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« Time to rewrite rent control? | PCBC 2010 is June 9-11 at Moscone Center in San Francisco »

Newest assault on San Francisco property owners comes from the Board of Supervisors

Newest assault on San Francisco property owners comes from the Board of Supervisors

Seven members of the SF Board of Supervisors have put forth a sweeping proposal, in the form of a Charter Amendment, to fundamentally change the way the San Francisco Rent Control Ordinance is implemented and monitored.  The measure should appear on the November 2010 ballot where San Francisco voters can approve or reject it.  Perhaps not surprisingly in a city like San Francisco, the proposal is unabashedly and mathematically pro-tenant. 

Current Rent Board Commission structure

Currently the Rent Board Commission is appointed by the Mayor and is made up of 10 members, 5 of whom vote and 5 of whom are alternates and vote when a voting member is absent.  Each body of 5 is made up of 2 tenant commissioners, 2 landlord commissioners and 1 neutral.  The qualifications are simple.  To be a tenant commissioner you must be a SF tenant and not own property.  To be a landlord commissioner you must own SF residential rental property.  To be a neutral you must not be a tenant or a landlord.  Generally this has meant the neutral is a homeowner. 

The Commission structure has changed only once since the inception of the Ordinance in 1979.    Previously, Commissioners had designated alternates; if both a voting commissioner and their specified alternate were absent, there was no vote for that seat.  Now if that occurs and the other alternate is in attendance, the secondary alternate can vote instead.  

The Commission is important because it holds two critical functions.  First, the Commission makes the rules which implement the Rent Ordinance.  Over the years, it is rule changes that have provided some of the most important shifts in the implementation of the Ordinance.  Second, the Commission is responsible for the hearing of cases that are appealed from the administrative hearing decisions of the Administrative Law Judges, as a result of cases filed with the Rent Board by both landlords and tenants.  This appellate judiciary function is critical to the fair implementation of the Ordinance. 

The Charter Amendment proposal

The new proposal changes every aspect of the Commission structure formula.  First, the Commissioners would no longer be appointed exclusively by the Mayor, but appointments would be shared with the Board of Supervisors, furthering weakening the position of the Mayor in San Francisco. 

Second, the Commission would mathematically favor tenants, who would own the largest number of voting representatives with three, landlords with two and neutrals with two, for a total of seven voting members.  With this guaranteed built-in majority, the tenant community would effectively and easily block any future landlord sponsored legislation or changes.  Any successful landlord vote would always require both neutral votes.  The other unlikely scenario is that one tenant commissioner would have to break ranks with the other tenant commissioners along with a single neutral vote and vote with the landlord group.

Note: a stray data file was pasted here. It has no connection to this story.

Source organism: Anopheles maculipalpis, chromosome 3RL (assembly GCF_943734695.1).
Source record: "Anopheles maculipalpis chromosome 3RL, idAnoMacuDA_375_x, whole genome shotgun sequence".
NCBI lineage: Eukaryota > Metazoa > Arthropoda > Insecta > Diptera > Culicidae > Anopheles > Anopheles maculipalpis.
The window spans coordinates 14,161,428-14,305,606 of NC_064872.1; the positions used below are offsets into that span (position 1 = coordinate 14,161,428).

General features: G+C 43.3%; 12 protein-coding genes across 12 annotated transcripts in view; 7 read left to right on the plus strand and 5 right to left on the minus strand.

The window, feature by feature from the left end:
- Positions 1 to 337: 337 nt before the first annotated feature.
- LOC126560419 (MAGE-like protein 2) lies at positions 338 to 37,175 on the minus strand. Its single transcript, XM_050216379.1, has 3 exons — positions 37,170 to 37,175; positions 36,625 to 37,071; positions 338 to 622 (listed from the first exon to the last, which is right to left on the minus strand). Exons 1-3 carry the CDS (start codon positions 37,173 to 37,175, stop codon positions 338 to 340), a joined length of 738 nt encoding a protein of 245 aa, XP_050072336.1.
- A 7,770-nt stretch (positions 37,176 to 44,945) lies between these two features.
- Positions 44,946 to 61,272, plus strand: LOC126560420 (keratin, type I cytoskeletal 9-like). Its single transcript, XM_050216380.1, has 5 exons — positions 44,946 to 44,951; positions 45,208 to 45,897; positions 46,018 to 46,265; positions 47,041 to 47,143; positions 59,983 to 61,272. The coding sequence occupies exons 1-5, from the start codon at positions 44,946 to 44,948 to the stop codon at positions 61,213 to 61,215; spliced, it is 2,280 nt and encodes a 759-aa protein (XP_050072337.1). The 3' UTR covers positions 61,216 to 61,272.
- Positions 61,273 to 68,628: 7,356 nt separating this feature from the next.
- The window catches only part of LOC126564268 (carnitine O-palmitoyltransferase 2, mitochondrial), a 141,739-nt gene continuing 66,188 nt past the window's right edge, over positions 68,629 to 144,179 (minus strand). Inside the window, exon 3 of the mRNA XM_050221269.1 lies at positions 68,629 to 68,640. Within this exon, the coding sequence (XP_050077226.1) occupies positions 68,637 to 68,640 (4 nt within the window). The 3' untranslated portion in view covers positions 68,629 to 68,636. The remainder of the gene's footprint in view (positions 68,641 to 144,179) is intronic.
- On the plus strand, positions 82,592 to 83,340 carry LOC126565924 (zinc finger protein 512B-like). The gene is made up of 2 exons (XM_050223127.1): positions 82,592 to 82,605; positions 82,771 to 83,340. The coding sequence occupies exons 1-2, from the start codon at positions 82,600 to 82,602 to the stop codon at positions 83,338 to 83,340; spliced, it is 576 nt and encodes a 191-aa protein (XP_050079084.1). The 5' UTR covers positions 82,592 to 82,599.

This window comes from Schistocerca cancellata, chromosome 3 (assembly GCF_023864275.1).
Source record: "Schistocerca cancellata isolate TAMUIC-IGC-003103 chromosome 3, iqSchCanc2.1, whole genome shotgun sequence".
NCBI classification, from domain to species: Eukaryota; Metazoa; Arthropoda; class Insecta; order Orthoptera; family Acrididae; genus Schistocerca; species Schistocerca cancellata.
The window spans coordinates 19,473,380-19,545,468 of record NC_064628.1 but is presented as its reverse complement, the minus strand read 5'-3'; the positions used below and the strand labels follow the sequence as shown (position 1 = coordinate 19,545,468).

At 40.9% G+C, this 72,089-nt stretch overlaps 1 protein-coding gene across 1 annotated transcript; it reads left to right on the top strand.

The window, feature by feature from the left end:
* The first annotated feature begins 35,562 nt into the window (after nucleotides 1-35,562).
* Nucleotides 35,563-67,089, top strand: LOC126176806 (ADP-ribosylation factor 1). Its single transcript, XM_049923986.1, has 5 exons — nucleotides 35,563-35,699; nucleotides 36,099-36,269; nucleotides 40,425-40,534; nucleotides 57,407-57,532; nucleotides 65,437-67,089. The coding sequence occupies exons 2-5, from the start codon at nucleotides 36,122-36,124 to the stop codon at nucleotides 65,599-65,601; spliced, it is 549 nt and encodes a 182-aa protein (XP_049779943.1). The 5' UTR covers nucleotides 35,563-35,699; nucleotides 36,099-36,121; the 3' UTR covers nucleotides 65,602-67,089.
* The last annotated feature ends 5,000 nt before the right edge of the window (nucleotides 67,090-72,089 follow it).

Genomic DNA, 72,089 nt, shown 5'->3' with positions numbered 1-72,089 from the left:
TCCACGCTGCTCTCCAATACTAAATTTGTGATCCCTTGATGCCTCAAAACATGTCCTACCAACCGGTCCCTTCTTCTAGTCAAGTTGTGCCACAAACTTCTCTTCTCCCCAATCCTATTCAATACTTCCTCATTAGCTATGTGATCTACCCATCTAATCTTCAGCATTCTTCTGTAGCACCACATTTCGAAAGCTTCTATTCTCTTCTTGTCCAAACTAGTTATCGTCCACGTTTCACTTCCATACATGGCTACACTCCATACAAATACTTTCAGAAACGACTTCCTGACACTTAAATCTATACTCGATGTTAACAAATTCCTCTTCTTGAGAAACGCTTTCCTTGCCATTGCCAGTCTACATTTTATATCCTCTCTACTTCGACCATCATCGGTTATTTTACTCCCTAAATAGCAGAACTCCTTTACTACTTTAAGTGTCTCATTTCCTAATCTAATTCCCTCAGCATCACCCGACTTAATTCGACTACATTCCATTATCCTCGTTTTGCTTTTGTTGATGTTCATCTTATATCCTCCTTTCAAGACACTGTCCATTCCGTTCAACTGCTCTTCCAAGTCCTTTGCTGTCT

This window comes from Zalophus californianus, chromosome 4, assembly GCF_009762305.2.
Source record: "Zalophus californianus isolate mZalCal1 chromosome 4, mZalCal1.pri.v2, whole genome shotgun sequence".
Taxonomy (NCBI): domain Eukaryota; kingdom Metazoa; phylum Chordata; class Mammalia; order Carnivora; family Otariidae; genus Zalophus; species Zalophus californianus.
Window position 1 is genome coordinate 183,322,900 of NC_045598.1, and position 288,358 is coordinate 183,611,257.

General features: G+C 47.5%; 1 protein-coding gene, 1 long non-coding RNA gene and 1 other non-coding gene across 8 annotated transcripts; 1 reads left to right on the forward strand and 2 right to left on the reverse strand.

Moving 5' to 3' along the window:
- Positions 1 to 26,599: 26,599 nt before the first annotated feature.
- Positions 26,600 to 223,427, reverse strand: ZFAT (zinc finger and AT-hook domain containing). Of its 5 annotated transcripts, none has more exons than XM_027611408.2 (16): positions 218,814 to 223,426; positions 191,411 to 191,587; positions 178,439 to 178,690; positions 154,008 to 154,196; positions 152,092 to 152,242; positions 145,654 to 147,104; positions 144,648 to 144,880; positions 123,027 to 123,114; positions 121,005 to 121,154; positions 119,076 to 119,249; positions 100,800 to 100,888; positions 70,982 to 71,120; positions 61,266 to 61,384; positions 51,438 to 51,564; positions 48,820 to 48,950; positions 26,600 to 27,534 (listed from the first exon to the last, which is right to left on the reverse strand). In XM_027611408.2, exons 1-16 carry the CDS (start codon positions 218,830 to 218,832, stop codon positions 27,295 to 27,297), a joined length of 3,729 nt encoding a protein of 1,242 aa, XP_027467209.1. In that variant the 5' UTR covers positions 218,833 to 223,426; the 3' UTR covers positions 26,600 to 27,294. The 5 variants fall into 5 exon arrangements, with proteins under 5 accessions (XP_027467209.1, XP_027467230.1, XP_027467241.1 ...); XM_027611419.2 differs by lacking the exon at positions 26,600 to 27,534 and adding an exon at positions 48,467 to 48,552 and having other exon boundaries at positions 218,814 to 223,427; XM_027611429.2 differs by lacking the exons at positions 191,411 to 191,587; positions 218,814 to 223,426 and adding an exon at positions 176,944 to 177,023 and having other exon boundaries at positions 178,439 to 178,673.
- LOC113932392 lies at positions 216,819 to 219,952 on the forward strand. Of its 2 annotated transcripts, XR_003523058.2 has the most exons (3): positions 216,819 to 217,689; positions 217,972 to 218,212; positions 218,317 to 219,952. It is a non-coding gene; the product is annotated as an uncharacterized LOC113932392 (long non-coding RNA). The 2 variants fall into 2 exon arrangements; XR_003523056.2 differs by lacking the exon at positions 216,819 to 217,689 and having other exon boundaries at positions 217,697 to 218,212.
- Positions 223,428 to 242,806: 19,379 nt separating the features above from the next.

In comparison, the tenant community four votes would need only a single neutral vote to move forward with any change.  And with four tenant votes, a missing neutral would always result in either a tie vote or a tenant win.  The built-in imbalance would always favor the tenant community. 

Finally, since over the years the tenant community has lost some of their favorite commissioners to home ownership, the requirement that tenant commissioners own no property is removed from the tenant qualification standards.

Perhaps the most alarming part of this modification stems from the Rent Board Commission’s function as an appellate adjudicatory body.  Any quasi-adjudicatory body should be balanced and fair.  A built-in numerical advantage is neither balanced nor fair. This new structure would undermine any remaining public confidence in a Rent Board where fair results are possible. 

The last time a proposal was put forth to change the structure of the Rent Board was in 2003, when Supervisor Daly attempted to have the Rent Board elected. 

The current seven sponsoring supervisors are Campos, Alvalos, Daly, Mar, Maxwell, Mirkarimi, and Chiu.  It takes only six supervisors to place a measure on the ballet. 


What do you think of this proposed change?  Please respond in Comments, or share you point of view privately at


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